The opinion of the court was delivered by: ROSENBERG
Bernard Wagner here presents what he calls a "Declaration of Complaint" and asks leave to file it in forma pauperis. He also requests the appointment of counsel. In his petition he alleges that he is confined in the State Correctional Institution at Pittsburgh, Pennsylvania.
The entire complaint is based upon these assertions: "(1) Plaintiff action arises from the defendant's imposition upon the plaintiff cruel and unusual punishment while plaintiff is in defendants custody. (2) Said cruel and unusual punishment was imposed upon plaintiff by defendants, and plaintiff did not and could not have committed any infraction of the laws of the State of Pa. or of the United States or rule or regulations of said institution of which defendants are in charge of."
In an action for damages under the Civil Rights Act, the plaintiff must allege highly specific facts. It is not enough to state conclusory allegations without support in facts alleged. Pugliano v. Staziak, 231 F. Supp. 347 (W.D.Pa.1964), affirmed 345 F.2d 797, C.A.3, 1965; United States ex rel. Hoge v. Bolsinger, 211 F. Supp. 199 (W.D.Pa.1962), affirmed 311 F.2d 215, C.A.3, 1962; Sinchak v. Parente, 262 F. Supp. 79 (D.C.1966).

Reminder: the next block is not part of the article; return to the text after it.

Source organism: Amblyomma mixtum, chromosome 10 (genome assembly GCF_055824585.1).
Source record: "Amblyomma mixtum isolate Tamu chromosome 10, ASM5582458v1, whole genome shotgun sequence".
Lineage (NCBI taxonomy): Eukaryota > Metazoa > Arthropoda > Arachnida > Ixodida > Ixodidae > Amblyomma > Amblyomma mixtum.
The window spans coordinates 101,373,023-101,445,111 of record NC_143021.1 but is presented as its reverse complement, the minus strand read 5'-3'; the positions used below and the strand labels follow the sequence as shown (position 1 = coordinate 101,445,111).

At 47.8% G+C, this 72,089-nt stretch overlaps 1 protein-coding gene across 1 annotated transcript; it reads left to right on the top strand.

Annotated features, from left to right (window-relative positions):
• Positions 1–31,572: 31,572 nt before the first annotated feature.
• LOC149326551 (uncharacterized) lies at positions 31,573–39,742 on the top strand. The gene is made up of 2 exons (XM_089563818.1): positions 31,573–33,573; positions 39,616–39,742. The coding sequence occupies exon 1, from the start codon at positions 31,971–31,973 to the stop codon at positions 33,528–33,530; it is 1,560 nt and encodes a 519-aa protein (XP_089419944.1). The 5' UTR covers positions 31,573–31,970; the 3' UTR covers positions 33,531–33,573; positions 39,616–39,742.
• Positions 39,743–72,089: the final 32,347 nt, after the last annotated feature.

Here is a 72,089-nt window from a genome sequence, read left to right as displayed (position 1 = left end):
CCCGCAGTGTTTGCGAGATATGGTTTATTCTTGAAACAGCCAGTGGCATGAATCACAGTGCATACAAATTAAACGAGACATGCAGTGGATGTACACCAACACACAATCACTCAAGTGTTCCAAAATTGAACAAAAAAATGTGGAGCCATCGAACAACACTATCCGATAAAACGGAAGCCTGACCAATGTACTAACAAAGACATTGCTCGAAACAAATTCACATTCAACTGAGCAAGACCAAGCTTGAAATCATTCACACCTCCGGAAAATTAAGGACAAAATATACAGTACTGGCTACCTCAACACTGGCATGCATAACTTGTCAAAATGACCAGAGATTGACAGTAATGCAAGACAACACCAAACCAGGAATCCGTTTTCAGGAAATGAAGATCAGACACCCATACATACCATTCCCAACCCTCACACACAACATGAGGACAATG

The privilege of proceeding in forma pauperis is a matter within the discretion of the court and in civil actions for damages should be allowed only in exceptional circumstances. The complaint, on its face, must set forth sufficient allegations to show that federal constitutional rights are involved. 28 U.S.C. § 1915; Wood Preserving Corp. of Baltimore v. United States, 4 Cir., 347 F.2d 117; Cole v. Smith, 344 F.2d 721, C.A.8, 1965; Weller v. Dickson, 314 F.2d 598, C.A.9, 1963, cert. den. 375 U.S. 845, 84 S. Ct. 97, 11 L. Ed. 2d 72; Noll v. United States, 83 F. Supp. 887 (W.D.Pa.1949).
No facts or circumstances are set forth as allegations in this complaint. We have only conclusory remarks that defendants have imposed "cruel and unusual punishment" upon the plaintiff. Such conclusory statements will not support the determination for the filing in forma pauperis.
As for the appointment of counsel to assist the petitioner-plaintiff in the prosecution of his civil complaint, § 1915 of Title 28 U.S.C. does not require the appointment of counsel in civil actions. In contrast to criminal proceedings, in which the court has a duty to assign counsel to represent a defendant, the court in a civil case has the statutory power only to "request an attorney to represent" a person unable to employ counsel. 28 U.S.C. § 1915(d); Reid v. Charney, 235 F.2d 47, C.A.6, 1956; Rhodes v. Houston, 258 F. Supp. 546 (D.C.Neb.1966).
In any case, however, since I have determined that the complaint here is insufficient for filing in forma pauperis, there is no need for the appointment of counsel to prosecute it. Temple v. Pergament, 235 F. Supp. 242, 243 (D.C.N.J.1964).
The petition for leave to file the complaint in forma pauperis is denied as is the request for ...